I find it very odd and distinctly troubling that your response here completely sidesteps a central concern in the Chicago Presbytery Discussion Paper: the two-state idea. Whether you support it or not, to ignore its centrality in the Chicago Discussion Paper that you purportedly address here is to fail to address the Chicago Discussion Paper seriously at all. Why do you evade this aspect of the Discussion Paper’s concerns? I don’t understand.

    It is largely because of the ethical inadequacies in any single-state idea, and the genuine concern that one demographic might simply oppress another, that the Discussion Paper stresses the principle of self-determination instead. Self-determination is the basis on which much of the argument in the Discussion Paper is made. Yet you say not one word about self-determination either.

    Ultimately, you seem here to be more interested in distorting and evading the entire point of the Chicago concerns than in genuinely addressing those aspects in their argument with which you may disagree. An honest disagreement would engage openly with the premises and conclusions with which you disagree and would provide reasons why those premises are misguided. But you’ve done nothing of the kind. Instead, you’ve virtually sidestepped the essential arguments they make entirely.

    It’s passed time for you to address the principle of self-determination for all parties. It’s passed time for you either to spell out how you would or might prefer to guarantee self-determination differently, or conversely, how you would or might view self-determination as irrelevant here and why.

    The kind of evasion you choose here instead is troubling because it suggests you have an additional agenda in mind, one that you choose to be less than forthcoming on, and which leaves readers like me guessing the worst.

    As a Presbyterian myself, I happen to be very disturbed by some of the trends I’m seeing in certain sectors of Presbytery today, and so I view the Chicago Presbytery’s Paper as a welcome brake on those trends. If there is any other path that ensures self-determination as well as the two-state idea, I’d certainly like to know it. Right now, I don’t see anything better than the two-state idea. For the sake of self-determination, I sometimes hope I might see some alternate idea come up as strong for self-determination as the two-state idea. But try as I might, I’ve never seen that yet, and certainly not from groups supportive of B.D.S. So far, I’ve seen nothing from such groups but wholesale condemnation of one side with no ideas for establishing a long — and fair — peace at all.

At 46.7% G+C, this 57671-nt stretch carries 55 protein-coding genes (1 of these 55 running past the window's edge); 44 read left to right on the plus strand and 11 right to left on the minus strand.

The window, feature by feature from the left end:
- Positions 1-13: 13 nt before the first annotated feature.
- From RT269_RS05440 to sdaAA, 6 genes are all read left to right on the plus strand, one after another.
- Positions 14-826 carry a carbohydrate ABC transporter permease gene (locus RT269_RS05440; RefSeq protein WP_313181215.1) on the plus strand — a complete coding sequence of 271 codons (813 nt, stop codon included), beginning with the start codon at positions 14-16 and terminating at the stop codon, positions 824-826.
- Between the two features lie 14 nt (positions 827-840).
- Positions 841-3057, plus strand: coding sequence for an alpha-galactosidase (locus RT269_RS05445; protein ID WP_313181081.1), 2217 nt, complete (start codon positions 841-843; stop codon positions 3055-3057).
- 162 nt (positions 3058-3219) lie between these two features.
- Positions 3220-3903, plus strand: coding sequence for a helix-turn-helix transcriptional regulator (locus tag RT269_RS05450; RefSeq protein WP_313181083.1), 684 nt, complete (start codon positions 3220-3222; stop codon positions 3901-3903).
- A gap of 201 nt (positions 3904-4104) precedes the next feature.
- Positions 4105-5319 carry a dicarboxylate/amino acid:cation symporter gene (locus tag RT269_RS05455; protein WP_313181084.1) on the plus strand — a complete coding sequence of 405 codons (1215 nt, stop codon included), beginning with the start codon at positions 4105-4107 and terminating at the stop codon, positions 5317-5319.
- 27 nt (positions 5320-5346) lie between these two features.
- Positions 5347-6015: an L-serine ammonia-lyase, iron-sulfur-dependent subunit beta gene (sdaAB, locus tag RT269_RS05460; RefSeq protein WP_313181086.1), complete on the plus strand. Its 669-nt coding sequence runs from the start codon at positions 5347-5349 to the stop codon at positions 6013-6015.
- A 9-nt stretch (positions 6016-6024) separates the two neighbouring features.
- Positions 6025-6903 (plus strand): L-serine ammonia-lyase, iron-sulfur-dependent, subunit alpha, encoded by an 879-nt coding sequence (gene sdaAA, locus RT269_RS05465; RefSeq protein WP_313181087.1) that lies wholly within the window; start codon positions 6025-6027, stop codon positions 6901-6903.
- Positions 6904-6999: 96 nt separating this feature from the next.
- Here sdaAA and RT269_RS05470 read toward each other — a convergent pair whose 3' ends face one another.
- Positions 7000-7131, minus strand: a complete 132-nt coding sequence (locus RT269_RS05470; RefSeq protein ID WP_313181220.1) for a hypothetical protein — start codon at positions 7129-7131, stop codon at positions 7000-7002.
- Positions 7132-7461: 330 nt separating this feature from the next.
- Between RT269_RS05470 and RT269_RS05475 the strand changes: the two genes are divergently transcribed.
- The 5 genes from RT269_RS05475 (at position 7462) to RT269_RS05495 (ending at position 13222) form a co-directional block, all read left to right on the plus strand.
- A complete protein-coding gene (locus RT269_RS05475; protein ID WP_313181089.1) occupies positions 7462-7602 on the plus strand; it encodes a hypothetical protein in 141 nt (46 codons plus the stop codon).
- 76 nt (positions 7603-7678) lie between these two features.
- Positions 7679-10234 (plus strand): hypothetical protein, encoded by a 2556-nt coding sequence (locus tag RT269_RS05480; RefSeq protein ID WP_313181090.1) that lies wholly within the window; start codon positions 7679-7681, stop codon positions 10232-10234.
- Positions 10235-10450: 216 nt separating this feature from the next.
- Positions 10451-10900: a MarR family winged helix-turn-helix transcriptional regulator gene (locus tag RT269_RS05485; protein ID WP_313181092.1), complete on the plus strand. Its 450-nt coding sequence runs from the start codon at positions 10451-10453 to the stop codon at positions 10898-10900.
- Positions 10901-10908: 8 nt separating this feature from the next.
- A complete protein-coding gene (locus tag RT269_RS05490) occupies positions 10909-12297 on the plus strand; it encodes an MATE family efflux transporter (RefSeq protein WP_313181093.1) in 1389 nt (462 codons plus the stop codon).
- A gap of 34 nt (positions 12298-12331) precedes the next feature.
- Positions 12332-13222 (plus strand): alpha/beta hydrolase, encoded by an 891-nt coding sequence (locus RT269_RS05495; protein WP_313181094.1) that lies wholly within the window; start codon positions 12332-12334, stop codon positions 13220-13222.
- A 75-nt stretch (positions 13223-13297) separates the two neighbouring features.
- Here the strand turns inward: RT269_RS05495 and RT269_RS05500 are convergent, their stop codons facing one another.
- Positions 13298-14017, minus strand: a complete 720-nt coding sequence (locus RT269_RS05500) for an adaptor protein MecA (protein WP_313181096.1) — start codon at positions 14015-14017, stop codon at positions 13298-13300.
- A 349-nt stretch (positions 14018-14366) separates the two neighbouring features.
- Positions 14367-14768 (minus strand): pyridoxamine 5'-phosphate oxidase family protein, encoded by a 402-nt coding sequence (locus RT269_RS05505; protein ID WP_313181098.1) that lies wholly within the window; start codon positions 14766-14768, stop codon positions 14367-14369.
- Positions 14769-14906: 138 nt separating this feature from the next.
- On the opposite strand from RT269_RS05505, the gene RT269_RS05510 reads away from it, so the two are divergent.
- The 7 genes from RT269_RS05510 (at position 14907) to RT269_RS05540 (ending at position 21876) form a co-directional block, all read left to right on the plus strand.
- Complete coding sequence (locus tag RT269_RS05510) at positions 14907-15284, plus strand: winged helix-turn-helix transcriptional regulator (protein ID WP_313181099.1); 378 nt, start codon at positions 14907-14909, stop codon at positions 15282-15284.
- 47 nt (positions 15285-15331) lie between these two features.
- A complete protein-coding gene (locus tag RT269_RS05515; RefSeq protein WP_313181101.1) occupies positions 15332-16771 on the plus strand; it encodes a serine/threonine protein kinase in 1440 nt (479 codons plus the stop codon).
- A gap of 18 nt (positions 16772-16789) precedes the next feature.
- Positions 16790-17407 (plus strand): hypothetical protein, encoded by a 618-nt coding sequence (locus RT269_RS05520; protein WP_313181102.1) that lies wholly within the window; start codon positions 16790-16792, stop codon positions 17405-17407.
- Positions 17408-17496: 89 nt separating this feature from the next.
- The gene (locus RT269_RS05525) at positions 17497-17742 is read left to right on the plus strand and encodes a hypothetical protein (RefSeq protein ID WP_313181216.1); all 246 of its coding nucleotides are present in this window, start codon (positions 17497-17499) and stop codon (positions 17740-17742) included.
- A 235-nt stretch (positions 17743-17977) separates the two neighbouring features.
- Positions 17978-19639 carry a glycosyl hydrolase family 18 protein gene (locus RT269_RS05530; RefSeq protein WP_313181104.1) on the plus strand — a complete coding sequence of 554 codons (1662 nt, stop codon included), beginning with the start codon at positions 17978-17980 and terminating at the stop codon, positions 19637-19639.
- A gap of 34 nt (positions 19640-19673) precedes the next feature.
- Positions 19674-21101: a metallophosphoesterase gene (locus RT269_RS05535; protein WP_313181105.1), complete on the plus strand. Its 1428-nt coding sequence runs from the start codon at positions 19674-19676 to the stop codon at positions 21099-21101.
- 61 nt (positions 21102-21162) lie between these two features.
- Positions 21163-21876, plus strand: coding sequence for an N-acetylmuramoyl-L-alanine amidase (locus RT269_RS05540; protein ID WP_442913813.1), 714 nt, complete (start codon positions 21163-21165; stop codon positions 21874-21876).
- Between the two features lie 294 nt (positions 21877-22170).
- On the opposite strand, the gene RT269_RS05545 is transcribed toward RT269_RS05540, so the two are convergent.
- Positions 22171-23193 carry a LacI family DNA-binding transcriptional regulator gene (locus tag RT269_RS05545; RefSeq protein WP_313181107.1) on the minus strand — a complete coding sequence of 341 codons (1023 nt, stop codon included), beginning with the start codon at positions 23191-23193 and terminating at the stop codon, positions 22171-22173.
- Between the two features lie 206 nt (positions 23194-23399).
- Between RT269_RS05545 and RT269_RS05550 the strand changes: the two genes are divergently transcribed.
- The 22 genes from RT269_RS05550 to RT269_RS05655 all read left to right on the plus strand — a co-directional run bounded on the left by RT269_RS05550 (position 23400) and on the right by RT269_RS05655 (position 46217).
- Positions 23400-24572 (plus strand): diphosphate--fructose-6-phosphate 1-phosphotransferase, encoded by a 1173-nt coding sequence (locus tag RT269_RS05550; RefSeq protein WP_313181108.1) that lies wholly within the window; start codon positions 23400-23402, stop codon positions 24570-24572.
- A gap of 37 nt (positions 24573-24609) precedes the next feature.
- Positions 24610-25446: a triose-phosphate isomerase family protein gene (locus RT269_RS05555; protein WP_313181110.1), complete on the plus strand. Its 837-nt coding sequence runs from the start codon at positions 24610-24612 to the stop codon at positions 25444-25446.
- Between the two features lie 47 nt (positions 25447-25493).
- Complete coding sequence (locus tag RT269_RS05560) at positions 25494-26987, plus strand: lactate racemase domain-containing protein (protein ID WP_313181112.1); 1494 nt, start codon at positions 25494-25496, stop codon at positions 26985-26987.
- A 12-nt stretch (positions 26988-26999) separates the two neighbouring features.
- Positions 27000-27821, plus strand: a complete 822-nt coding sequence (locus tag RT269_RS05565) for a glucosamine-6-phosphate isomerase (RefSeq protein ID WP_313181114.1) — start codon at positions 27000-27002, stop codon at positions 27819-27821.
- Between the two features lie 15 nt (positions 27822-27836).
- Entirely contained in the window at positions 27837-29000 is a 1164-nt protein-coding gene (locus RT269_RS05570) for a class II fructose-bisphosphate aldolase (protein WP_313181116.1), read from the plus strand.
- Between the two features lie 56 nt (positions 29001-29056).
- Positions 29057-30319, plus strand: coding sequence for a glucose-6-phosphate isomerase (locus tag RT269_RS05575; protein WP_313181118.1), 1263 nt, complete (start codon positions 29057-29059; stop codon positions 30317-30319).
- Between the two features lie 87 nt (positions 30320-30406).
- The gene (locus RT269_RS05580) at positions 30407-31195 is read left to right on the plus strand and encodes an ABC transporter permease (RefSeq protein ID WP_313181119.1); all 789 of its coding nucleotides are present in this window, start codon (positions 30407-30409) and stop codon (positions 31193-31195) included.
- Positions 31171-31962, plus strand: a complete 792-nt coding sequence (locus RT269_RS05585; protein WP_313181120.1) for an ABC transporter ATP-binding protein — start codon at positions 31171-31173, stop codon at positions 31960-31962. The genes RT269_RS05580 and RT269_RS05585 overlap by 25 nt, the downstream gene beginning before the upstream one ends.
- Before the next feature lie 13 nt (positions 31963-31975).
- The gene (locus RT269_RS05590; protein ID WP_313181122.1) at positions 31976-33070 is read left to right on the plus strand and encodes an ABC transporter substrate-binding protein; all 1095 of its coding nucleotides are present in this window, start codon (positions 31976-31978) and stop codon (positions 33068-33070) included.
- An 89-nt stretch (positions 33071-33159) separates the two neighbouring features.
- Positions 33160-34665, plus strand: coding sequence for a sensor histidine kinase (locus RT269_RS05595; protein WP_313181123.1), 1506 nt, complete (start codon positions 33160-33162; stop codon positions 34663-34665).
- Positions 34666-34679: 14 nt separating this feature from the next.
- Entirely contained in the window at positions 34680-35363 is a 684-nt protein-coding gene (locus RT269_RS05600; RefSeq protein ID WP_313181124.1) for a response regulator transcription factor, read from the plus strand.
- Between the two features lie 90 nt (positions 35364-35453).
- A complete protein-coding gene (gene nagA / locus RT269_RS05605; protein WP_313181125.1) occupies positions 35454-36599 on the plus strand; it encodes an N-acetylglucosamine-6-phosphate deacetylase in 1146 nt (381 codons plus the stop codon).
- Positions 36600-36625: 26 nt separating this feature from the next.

In sum, it is absurd that right in the Chicago paper we see a whole section entitled “Advocating for a Two-State Compromise”, while other groups — and this now includes you, unfortunately — evade entirely any obligation to address just which compromise might be best for the future. Where are you coming from? Why do you avoid the moral imperative for self-determination? How have you addressed this Chicago paper at all if you refuse to even mention the two-state idea? What are you afraid of?


  4. Robert Ross on Mondoweiss Says:

    ‘We know best how to liberate you’ — the misguided attack on Presbyterian divestment:

  5. Laura Cathey Says:

    View more responses:

    “Support for a Just and Peaceful Compromise” endorsed as a “third way” approach in a Commissioners’ Resolution at the 221st PCUSA General Assembly:

    Five critical responses: